Tuesday, March 30, 2010

flourless chocolate cake with meringue topping

Though there were many happy distractions on our recent visit to Concord, we remained single-minded in purpose: to celebrate Serious Turtle’s 30th birthday. It was an occasion that demanded not only our attendance, but also our most earnest culinary efforts.

The week before, K. devised the birthday menu—a retrospective of Turtle's most-requested dishes: Daniel Boulud smoked salmon (with accoutrements), Suzanne Goin’s ragout of morels with crème fraîche and toasted brioche; Jeremiah Tower’s pork tenderloin with caramel and crystallized ginger sauce; Molly Stevens’s cream-braised brussels sprouts; roasted carrots with garlic, and… ?

The cake—to my mind, a birthday’s raison d'être—was a lingering question mark.

It wasn’t until the birthday morning (after the requisite round of ebelskivers) that K. and I sat down to narrow our options. In a nod to nostalgia, we looked into recreating Turtle’s childhood favorite (a semi-homemade vanilla layer cake + chocolate frosting), but agreed that something chocolate, and sans cake mix, was more appropriate. We considered multiple layers, but limited time and oven space suggested it was wiser not to.

So, to review: we wanted something chocolate and homemade, with the festivity of a layer cake, but no layers. (Oh, and it had to be relatively low maintenance.) It seemed like an impossible wish list—or at least it did until, flipping through the pages of Desserts by The Yard, we discovered a recipe that seemed to check every box:

Flourless chocolate cake. I know what you’re thinking: That’s the solution? Where’s the panache? The architectural flourish?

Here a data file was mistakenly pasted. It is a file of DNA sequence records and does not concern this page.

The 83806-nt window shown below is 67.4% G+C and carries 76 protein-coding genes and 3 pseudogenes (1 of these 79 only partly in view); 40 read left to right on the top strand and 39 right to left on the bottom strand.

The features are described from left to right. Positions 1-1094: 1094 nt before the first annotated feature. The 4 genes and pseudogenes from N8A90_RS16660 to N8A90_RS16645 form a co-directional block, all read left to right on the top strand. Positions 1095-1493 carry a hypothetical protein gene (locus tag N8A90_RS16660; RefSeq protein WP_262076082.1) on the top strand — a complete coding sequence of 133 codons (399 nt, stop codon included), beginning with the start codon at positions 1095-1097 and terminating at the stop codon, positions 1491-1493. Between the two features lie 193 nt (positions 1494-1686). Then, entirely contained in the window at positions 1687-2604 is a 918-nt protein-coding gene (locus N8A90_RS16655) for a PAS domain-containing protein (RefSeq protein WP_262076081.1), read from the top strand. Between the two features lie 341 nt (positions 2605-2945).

And fair enough. Unadorned as you see here, the cake is nothing special—a standard variation on a stale concept. But this was only the beginning. A substratum. A confectionery bedrock. On top of which we spooned a veritable Matterhorn of whipped meringue.

The final product was not just beautiful, it was a study in topography—one part dark chocolate and four parts wispy meringue. (The golden meringue crackles, then dissolves on your tongue, leaving you with a spoonful of warm fudge.) It was gooey chocolate tar pit meets cumulus sugar cloud.

It was a cake worthy of the occasion.

Flourless Chocolate Cake with Meringue Topping
Adapted from Desserts by the Yard, by Sherry Yard

For the cake:
8½ ounces bittersweet chocolate, finely chopped
4 ounces (1 stick) unsalted butter
5 large eggs, at room temperature
1 cup + 2 tablespoons sugar
½ cup unsweetened cocoa powder

For the meringue:
8 large egg whites, at room temperature
1/4 teaspoon cream of tartar
1½ cups sugar

Make the cake: Place a rack in the center of the oven and preheat to 350 degrees. Butter a 9- or 10-inch fluted tart pan or 9-inch springform pan. The pan must be at least 1 inch deep or the batter will overflow.

Melt the butter and chocolate in a microwave-safe bowl or in the bowl of a double boiler, stirring together until smooth.

Beat together the eggs and sugar on medium speed until pale and the mixture forms a ribbon when lifted from the bowl with a spatula, about 2 minutes. On low speed, slowly add the cocoa powder and the chocolate mixture and combine well. Pour into the prepared pan.

Bake for 15 minutes, rotate the pan and continue to bake for another 8 minutes, or until the cake is slightly firm to the touch. Remove and slow to cool on a rack to room temperature.

Prior to serving, preheat the oven to 375 degrees.

In the bowl of a stand mixer fitted with the whisk attachment, beat the egg whites on low speed until foamy. Add the cream of tartar and increase the speed to medium. Continue beating while you gradually add the sugar, one tablespoon at a time. Beat the mixture to stiff, satiny peaks.

Spoon the meringue over the chocolate cake, creating decorative swirls. Bake for 12 to 15 minutes, until the meringue is golden brown. Serve from the pan. Refrigerate leftovers.


  1. That cake was so good, it felt like eating something that I wasn't allowed to eat as a kid. Like Lucky Charms, which I overdosed on in college.

  2. Yes please. I want that cake! Hint...

  3. If you are a chocoholic or you have chocoholics in your family, you may want to make a delicious treat that will have everyone talking about it for many years to come.

    Chocolate topping